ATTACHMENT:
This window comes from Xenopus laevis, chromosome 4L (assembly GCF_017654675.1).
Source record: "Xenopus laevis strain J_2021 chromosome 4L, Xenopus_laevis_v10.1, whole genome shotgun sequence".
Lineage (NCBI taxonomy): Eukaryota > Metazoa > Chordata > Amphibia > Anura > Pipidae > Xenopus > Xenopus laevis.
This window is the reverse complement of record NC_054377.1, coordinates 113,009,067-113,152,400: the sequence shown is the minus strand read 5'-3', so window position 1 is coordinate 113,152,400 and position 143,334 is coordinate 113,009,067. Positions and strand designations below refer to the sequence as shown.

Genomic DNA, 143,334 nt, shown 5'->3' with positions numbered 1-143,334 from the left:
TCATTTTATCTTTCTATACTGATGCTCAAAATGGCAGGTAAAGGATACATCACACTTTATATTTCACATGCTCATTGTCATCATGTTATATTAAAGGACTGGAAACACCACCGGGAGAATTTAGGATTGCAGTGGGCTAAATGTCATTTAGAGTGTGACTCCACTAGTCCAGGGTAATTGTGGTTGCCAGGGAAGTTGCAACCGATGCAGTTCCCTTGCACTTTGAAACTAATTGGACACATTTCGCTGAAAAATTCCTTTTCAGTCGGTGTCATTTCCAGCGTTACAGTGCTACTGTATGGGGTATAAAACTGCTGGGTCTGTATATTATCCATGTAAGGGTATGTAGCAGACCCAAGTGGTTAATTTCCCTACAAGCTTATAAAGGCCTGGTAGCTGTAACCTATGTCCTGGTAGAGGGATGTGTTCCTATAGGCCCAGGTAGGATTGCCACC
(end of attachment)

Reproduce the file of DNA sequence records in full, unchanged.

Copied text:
This window comes from Xenopus laevis, chromosome 4L (assembly GCF_017654675.1).
Source record: "Xenopus laevis strain J_2021 chromosome 4L, Xenopus_laevis_v10.1, whole genome shotgun sequence".
Lineage (NCBI taxonomy): Eukaryota > Metazoa > Chordata > Amphibia > Anura > Pipidae > Xenopus > Xenopus laevis.
This window is the reverse complement of record NC_054377.1, coordinates 113,009,067-113,152,400: the sequence shown is the minus strand read 5'-3', so window position 1 is coordinate 113,152,400 and position 143,334 is coordinate 113,009,067. Positions and strand designations below refer to the sequence as shown.

Genomic DNA, 143,334 nt, shown 5'->3' with positions numbered 1-143,334 from the left:
TCATTTTATCTTTCTATACTGATGCTCAAAATGGCAGGTAAAGGATACATCACACTTTATATTTCACATGCTCATTGTCATCATGTTATATTAAAGGACTGGAAACACCACCGGGAGAATTTAGGATTGCAGTGGGCTAAATGTCATTTAGAGTGTGACTCCACTAGTCCAGGGTAATTGTGGTTGCCAGGGAAGTTGCAACCGATGCAGTTCCCTTGCACTTTGAAACTAATTGGACACATTTCGCTGAAAAATTCCTTTTCAGTCGGTGTCATTTCCAGCGTTACAGTGCTACTGTATGGGGTATAAAACTGCTGGGTCTGTATATTATCCATGTAAGGGTATGTAGCAGACCCAAGTGGTTAATTTCCCTACAAGCTTATAAAGGCCTGGTAGCTGTAACCTATGTCCTGGTAGAGGGATGTGTTCCTATAGGCCCAGGTAGGATTGCCACC